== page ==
City Moves to End a Bronx Olfactory NightmareBy SAM DOLNICK
Barbara White no longer dries her clothes outside. Lucretia Jones has stopped hosting backyard barbecues. Tanya Fields keeps her windows shut tight year-round.
For years, these neighbors in Hunts Point in the Bronx have battled a common plague: an acrid stench that hangs over the area like a black cloud, clinging to clothing, keeping children home from school, choking neighborhood life.
Some compare the smell to a filthy toilet, others to rotting meat; but everyone agrees that the stench comes from behind the gates of the New York Organic Fertilizer Company. The company’s Hunts Point plant processes sludge from 14 of the city’s sewage plants, amounting to nearly half of the city’s waste, and converts it into high-grade fertilizer pellets.
But now, after years of lawsuits, protests and complaints, beleaguered residents seem poised to win a major victory: city officials say they plan to cancel the $34-million-a-year contract with the company, effective June 30.
Caswell F. Holloway, commissioner of the Department of Environmental Protection, said the city can save roughly $18 million a year by sending the waste to landfills instead. “We plan to make this happen this year and aggressively pursue more cost-effective beneficial reuse of biosolids,” Mr. Holloway said during testimony before the City Council earlier this week.
The company’s contract runs through 2013, but a spokesman said the city plans to end the contract by June 30.
“This is a huge victory,” said Representative José E. Serrano, who has fought for years to close the plant. “It was horrible – the smell, the stench. People living in the poorest congressional district in the nation, in many cases with very little education, knew this was something they could not tolerate.”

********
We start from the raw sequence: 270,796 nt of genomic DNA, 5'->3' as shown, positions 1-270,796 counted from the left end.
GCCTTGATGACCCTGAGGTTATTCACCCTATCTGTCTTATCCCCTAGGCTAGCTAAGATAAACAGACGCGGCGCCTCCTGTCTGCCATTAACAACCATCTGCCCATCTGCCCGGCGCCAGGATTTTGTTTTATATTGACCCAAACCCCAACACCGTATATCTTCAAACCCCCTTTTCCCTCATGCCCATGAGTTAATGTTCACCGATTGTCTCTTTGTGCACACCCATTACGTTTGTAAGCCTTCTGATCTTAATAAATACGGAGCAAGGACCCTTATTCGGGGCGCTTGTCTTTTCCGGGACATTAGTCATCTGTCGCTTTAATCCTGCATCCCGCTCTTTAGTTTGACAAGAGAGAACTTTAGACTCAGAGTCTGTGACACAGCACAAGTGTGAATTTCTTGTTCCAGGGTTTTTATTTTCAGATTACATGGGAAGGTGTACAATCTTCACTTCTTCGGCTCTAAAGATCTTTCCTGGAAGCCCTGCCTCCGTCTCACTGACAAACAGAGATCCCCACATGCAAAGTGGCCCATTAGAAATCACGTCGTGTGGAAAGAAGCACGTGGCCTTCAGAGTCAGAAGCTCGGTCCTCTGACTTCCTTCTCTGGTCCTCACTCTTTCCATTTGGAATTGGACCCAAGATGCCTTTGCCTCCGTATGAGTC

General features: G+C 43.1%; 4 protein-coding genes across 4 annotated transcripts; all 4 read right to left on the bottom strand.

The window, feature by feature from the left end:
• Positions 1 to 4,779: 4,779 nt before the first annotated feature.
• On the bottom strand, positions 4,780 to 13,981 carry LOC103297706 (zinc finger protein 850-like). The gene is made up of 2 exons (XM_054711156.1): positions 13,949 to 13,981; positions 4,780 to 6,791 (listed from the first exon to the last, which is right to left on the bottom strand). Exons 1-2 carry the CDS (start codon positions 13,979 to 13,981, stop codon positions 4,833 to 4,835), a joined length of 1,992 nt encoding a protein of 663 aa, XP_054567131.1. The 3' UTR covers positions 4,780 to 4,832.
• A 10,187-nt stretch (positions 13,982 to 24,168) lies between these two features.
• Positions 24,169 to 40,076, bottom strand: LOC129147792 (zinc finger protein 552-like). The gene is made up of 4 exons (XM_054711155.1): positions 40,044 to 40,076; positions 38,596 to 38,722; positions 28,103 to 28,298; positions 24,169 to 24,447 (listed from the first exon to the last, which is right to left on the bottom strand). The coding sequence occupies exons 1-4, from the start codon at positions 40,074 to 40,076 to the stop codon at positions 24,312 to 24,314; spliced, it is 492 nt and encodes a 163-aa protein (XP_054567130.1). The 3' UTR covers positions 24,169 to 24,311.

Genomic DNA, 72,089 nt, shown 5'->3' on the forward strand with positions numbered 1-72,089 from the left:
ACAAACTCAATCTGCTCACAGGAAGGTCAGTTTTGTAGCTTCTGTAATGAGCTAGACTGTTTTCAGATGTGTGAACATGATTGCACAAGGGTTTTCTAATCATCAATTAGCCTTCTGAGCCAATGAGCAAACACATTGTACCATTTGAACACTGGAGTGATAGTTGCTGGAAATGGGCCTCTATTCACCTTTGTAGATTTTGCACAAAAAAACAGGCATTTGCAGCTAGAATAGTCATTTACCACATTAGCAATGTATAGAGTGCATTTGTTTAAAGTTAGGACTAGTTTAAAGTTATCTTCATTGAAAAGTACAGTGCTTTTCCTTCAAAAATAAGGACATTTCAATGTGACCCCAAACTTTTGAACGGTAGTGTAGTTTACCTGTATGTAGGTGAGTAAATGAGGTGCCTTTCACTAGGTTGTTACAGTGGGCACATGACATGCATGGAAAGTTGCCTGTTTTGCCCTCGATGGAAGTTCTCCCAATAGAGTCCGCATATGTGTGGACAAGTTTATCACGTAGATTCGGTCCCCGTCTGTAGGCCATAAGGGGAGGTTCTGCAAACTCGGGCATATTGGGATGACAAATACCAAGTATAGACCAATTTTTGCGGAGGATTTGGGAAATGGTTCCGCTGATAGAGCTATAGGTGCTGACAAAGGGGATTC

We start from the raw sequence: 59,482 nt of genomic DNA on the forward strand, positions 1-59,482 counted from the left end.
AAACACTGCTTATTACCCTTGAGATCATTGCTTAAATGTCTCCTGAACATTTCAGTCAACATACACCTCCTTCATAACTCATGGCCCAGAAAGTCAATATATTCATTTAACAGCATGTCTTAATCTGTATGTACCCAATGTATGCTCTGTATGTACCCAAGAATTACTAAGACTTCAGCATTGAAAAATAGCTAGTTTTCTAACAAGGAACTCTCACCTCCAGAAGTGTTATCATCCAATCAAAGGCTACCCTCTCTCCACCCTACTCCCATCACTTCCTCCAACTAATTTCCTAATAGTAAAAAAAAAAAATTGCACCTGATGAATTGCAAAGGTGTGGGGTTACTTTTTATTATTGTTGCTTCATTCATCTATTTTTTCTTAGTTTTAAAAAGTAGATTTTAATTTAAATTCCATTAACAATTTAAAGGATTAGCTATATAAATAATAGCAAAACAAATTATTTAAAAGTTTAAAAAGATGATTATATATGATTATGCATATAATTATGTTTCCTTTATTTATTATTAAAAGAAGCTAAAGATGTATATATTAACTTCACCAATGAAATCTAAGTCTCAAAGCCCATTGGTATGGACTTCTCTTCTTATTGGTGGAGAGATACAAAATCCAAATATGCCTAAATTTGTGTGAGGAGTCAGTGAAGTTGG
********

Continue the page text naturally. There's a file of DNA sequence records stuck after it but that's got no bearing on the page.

Community advocates have fought the plant for years. In 2008, the Natural Resources Defense Council sued the plant on behalf of a community group called Mothers on the Move along with 10 local residents. Last year, the state attorney general, Andrew M. Cuomo, also filed a public-nuisance lawsuit against the company. A settlement is currently being negotiated, said Albert Y. Huang, a lawyer with the Natural Resources Defense Council.
Mark McCormick, a senior official at Synagro, the plant’s parent company, said the settlement would include upgrading the plant’s technology in an attempt to mitigate the smell.
Everyone in the Hunts Point area has stories about the inconvenience and distress caused by the smell. It aggravated children’s asthma, they say. It forced grandmothers to leave their gardens untended, families to cancel picnics, and schools to hold recess indoors.
“It smells like a decaying body,” said Wilfredo Gebre, who noted that the smell was especially bad on hot summer days.
But the stink was more than just a nuisance. For many, it became a symbol of the city’s disregard for Hunts Point, a neighborhood made up predominantly of low-income and minority families.
The New York Organic Fertilizer Company “meant everything that was unfair about the treatment of the Bronx,” said Mr. Serrano.
Wanda Salaman, executive director of Mothers on the Move, said the plant was just another instance of the city treating Hunts Point as a dumping ground.
“Would they build something like that next to Mayor Bloomberg’s house?” she said inside her group’s office, from which she can sometimes smell the Oak Point Avenue plant a mile away. Her colleague, Thomas Assefa, nodded his head. “It’s an issue of race and class,” he said.
Mr. McCormick of Synagro said they were still hoping to find a resolution with the city.
“We’re going to reach out to the city and see what we can do short of terminating the contract,” he said, adding that the plant employs some 50 people. “At this point, we’re open to discussing anything to help them out, whether it’s volume or price or other ways we can help work with each other.”
While the city maintains that its decision has been made, local advocates cautioned that it was not yet time to celebrate. Even if the city voids the contract as planned, the plant operators could still sign a new deal with a different municipality to process even more sewage sludge.
“Our struggle doesn’t end just because the city has a different strategy,” said Ms. Salaman. “They could just take it to another poor neighborhood somewhere else. Just because it’s not in our backyard doesn’t mean that the problem is over.”